Tuesday, 16 December 2008

Cigarettes under counter in Queens Speech

I've railed before about the absurd proposal to make shopkeepers put their tobacco products out of sight under the counter (go to the topic column on the right and click "smoking" for my thoughts on the subject). Just so that there is no doubt I'll say again that I don't smoke, never have done and hate the thought of it. But now that the matter has resurfaced as part of the recent 'Queens Speech' I shall have to let rip again.

Above a certain age it is perfectly legal to smoke so why is it in anyway acceptable to tell a retailer that he or she cannot display cigarettes openly. It is legal to sell them or it isn't, there's no half and half situation here, that to me is as plain as daylight. As I've noted before excess alcohol consumption can ruin your health and in the worse case scenario can lead to premature death so why are the supermarkets allowed to have their booze on public display? I've pointed out too the impracticality of keeping the fags below the counter in a busy retail environment and the cost to the shopkeeper in preparing for this nonsense legislation.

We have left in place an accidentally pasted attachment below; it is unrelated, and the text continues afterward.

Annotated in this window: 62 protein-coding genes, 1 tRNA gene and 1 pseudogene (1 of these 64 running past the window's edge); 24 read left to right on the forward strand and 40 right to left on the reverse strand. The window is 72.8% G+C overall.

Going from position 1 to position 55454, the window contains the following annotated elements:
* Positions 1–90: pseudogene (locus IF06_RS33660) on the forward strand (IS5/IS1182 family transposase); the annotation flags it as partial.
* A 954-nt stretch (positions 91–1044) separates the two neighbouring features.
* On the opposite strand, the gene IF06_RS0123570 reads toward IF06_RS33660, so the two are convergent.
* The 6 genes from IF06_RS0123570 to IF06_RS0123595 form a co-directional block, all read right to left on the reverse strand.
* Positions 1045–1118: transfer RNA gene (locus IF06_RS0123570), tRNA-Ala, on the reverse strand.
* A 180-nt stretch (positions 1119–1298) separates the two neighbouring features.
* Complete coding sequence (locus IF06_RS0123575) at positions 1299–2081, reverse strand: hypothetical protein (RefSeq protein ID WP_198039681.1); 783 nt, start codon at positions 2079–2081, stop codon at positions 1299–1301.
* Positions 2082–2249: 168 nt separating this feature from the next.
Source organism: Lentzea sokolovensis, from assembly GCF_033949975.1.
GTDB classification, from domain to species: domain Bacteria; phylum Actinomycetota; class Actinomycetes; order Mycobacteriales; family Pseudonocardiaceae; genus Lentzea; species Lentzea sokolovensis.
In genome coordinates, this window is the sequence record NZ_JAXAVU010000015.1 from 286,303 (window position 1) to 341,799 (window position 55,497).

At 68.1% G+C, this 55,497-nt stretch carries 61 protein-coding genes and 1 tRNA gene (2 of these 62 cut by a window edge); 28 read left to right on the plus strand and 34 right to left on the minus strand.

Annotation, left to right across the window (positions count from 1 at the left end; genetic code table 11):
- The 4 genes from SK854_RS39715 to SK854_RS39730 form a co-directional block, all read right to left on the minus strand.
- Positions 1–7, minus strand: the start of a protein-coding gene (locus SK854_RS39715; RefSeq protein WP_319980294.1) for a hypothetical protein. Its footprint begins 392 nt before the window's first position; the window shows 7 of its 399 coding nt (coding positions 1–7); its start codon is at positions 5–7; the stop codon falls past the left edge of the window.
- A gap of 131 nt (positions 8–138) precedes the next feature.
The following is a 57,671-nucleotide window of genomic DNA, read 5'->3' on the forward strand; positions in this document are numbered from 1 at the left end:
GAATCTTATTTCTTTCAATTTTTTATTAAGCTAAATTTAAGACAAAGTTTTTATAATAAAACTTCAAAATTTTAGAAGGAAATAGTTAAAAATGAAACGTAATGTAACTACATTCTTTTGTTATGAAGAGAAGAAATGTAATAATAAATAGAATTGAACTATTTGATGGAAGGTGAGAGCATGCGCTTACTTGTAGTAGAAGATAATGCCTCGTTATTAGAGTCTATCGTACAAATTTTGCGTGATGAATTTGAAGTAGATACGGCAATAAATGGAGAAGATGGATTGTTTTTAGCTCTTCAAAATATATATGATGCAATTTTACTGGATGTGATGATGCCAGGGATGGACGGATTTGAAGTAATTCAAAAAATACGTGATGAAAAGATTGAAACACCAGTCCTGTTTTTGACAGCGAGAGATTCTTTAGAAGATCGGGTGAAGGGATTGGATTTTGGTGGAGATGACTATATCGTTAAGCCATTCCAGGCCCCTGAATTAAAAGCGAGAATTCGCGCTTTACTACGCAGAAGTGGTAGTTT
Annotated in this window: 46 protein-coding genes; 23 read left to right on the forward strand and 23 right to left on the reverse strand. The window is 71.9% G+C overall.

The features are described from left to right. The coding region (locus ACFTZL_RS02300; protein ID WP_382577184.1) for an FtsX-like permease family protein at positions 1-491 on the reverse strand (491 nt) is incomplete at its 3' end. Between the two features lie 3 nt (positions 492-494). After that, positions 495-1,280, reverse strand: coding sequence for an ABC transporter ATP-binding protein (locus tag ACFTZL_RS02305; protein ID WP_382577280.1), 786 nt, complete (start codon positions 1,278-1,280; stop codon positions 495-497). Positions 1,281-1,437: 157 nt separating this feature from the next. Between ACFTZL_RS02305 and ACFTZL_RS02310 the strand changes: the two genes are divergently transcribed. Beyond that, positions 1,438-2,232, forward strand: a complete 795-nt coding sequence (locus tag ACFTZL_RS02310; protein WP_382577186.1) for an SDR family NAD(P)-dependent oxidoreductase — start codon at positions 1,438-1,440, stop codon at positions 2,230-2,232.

We are told that the new law will apply first to supermarkets and then to the small shops and I believe that it was Lord Mandelson who came up with the idea that small businesses shouldn't suffer initially. That bit might sound a decent concession but is it? My argument on that aspect is that how do you define a supermarket - a huge number of small shops are laid out on the supermarket principle and many of them are in groupings like Mace and Spar. So will they be included in the first group to be affected by the new law? As usual not thought through.

I have been trying to think of any precedent in this country to this draconian legislation. Now I don't know now whether it was a new law or something akin to a Code of Practice but some might point out that the magazines banned to the 'top shelf' could be an example of something similar. Not at all because whether one agrees or not about soft porn magazines being sold they are still on open display and the retailer hasn't incurred extra costs. The other one is solvents, I've no idea whether glue sniffing and suchlike is still prevalent among young people but I think that it's mandatory for ID to be produced or at least I've seen individual stores with notices to that effect.

As I mentioned in a previous rant there are specialist tobacconists about - I can think of a well known one in Exeter - what are they supposed to do? I know that the health police will point out that Canada has already gone down the route of keeping tobacco products under cover but that doesn't make it any more right. Back to my original argument: tobacco is either legal or illegal, it is as simple as that.

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